The United States scored last, or second-to-last in the UNICEF 2017 report on children’s rights and well-being among the 12 countries in this comparison.
Child Welfare 1
|Green||Ranked first for statistic|
|Red||Ranked last for statistic|
|No Poverty||Zero Hunger||Good Health and Well-Being||Quality Education||Child income poverty|
Country performance across nine child-relevant goals, pg. 10.
Rank of average country performance across three indicators: child income poverty (0 – 17 years of age), multidimensional poverty (1 – 15 years) and effectiveness of social transfers (0 – 17 years).
Rank of average country performance across two indicators: food insecurity (0 – 14 years of age), rates of overweight and obese children (11 – 15 years).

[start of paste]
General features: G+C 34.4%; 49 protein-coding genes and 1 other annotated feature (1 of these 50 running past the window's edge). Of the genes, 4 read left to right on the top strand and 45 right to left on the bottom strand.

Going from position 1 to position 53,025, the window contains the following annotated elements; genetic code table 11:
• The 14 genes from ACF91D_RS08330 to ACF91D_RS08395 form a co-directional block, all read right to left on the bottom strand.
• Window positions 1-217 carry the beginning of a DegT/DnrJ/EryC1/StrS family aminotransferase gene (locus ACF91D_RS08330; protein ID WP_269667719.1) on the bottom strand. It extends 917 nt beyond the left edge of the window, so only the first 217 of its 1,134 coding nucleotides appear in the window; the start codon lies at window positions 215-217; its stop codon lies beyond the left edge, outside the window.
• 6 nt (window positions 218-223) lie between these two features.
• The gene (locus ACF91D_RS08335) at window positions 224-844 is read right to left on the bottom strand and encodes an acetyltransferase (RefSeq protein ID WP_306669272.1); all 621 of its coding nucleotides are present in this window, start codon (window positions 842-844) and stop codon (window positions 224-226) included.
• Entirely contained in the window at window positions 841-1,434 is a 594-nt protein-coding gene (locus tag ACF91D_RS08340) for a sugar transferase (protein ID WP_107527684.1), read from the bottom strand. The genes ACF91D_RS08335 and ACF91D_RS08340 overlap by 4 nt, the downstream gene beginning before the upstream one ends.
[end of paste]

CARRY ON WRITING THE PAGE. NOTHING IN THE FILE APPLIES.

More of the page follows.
Good Health and Well-being
Rank of average country performance across five indicators: neonatal mortality (< 4 weeks of age), suicide rates (0 – 19 years), mental health symptoms (11 – 15 years), drunkenness (11 – 15 years) and teenage fertility rates (15 – 19 years).
Rank of average country performance across two indicators: rates of children achieving baseline learning proficiency (15 years of age) and participation rates in the preschool year (age 3 – 6).
Report Card 10: Measuring Child Poverty (2012)
Index of Health and Social Problems Rankings
Income inequality after taxes ranking
September 18, 2018.
Children’s Defense Fund. According to a survey conducted by YouGov, fear of a school shooting is the second top worry for 6 – 17 year old children. Over a third of children report not feeling safe in their neighborhood. Four in ten children do not feel safe in school.
Four times as many children agree than disagree that guns are too easy to get in America (53 percent to 14 percent) and more than three times as many parents agree than disagree (71 percent to 20 percent). Black children and parents were more likely to agree with this statement. 70 percent of Black children and 85 percent of Black parents agree it is too easy to get a gun in America.